Whenever I have seen voters with their Congressman they are always gushing, the voters not the Congressmen. They refuse to ask tough questions. They throw politically convenient softballs, which the congressman always has the answer to or he makes sure he can use artful circumlocution to wend his way out of a messy question.

Constituents inevitably are very polite. They invite their friends to fundraisers. They are delighted to contribute to the campaign. They seem to be happy with a photo-op standing next to power. And they vote for the same politician over and over and over again.

But when the polls come out, voters polled turn and complain that Congress is not doing its job. Well which is it? They are the doing the job we elected them to do or they are incompetent, economically illiterate, politically mendacious boobs?

If we look at the Congress as a whole it may only be as strong as its weakest link. So, we need to identify the poor performers. They need to be voted out of office.

In corporate America on an annual basis some companies cull 5%-10% of their lowest performing workforce. But if we did that can we expect superior performance from the entire body of Congress? Not if we keep electing the same incumbents for 5, 10 or 15 terms?

I’m not advocating term limits here as some states currently have. This sometimes has the unintended consequence of taking good, seasoned politicians and pushing them out of office.

But if we had a way to systematically look at the Members of Congress, compare them one to the other on an independent basis and discover who falls into the bottom third, it should make it easy to figure out who should then not be reelected.

Political party strategists focus on this but even poor performing incumbents with name recognition can still draw sufficient contributions to drown out a challenger’s voice.

So instead of supporting our congressmen and blindly awarding him an A+ and then complain about the body of Congress by giving them a D-, we should examine closely who our congressman is and ask a different set of questions.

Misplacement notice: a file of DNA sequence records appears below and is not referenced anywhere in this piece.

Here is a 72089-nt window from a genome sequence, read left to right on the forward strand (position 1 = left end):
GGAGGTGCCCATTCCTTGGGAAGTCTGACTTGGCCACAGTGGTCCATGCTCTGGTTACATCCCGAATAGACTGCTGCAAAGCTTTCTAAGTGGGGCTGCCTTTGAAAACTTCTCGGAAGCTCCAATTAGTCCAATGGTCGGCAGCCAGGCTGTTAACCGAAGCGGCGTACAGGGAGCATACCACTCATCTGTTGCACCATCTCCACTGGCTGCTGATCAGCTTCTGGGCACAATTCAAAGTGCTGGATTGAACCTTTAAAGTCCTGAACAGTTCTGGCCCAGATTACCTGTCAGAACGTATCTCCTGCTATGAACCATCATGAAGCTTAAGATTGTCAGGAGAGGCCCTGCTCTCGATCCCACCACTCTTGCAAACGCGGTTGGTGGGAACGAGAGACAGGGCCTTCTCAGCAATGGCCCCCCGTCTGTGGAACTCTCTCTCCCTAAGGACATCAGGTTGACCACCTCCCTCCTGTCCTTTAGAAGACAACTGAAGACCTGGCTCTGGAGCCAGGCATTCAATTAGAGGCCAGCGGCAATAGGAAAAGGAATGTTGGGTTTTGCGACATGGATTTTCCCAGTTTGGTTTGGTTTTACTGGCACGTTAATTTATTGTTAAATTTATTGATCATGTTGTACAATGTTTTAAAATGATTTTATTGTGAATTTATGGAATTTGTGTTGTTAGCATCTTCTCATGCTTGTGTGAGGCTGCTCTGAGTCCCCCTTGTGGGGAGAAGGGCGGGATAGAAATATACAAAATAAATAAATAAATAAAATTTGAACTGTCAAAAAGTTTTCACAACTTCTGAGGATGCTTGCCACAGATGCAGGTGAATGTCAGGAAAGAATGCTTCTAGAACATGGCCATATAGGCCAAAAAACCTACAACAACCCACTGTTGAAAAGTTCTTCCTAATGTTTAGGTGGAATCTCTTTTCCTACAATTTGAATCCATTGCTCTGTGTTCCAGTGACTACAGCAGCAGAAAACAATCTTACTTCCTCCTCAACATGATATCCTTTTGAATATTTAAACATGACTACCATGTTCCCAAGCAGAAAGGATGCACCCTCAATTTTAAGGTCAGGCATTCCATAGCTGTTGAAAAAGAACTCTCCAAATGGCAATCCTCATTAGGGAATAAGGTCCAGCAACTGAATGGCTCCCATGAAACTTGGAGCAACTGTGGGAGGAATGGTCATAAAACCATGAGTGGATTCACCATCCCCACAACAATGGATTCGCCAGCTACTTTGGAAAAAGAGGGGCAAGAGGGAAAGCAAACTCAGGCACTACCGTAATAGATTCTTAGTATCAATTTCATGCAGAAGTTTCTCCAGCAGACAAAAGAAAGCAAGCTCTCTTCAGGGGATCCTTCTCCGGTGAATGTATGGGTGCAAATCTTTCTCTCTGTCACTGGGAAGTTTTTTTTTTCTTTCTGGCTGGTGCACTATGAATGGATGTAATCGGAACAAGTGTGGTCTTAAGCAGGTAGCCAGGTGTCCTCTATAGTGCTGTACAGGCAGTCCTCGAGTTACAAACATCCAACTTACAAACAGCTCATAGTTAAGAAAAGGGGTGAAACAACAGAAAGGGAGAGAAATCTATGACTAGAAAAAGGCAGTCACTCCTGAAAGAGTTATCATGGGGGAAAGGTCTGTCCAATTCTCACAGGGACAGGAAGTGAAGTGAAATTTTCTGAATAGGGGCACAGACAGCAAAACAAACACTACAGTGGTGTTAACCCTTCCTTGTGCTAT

What is my representative’s position on the issues that matter to me and what legislation has he sponsored? What committees or subcommittees does he chair? How much did he receive from his Party committee, the DNC, the RNC etc? Who are his big donors? What percentage of his financial support came from outside his state?

It might surprise you to learn that your district votes may be heavily influenced by media buys sometimes financed by out of state interests.[4] Someone wants you to vote for the incumbent so you don’t rock the boat. Who benefits from his incumbency?

What success has your representative had? What has he done for you? What are his key issues and are his actions really improving your community, your business, your neighborhood and your congressional district?

So if your representative deserves an A, give it to him, but don’t tell the pollsters Congress deserves a D.

Unless you are politically engaged, you may never understand how Congress earns a D while your congressman always gets an A.

As Thomas Jefferson said, “We in America do not have government by the majority. We have government by the majority who participate.”

So engage politically, and give your congressman an honest grade.

Take our free 7-day policy + challenge

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[1] Rasmussen, S. (2012, 13-Jul). Election 2012 – Congressional Performance. From Rasmussen Reports

[2] Harper, J. (2012, May 07). Inside the Beltway: Dodd-Frank=5,320 pages. Retrieved from Washington Times

[3] York, B. (2012, 29-March). Washington Examiner. From Obamacare’s 2,700 pages are too much for justices

[4] Megahy, F. (Writer), & Megahy, F. (Director). (2009). The Best Government Money Can Buy [Motion Picture].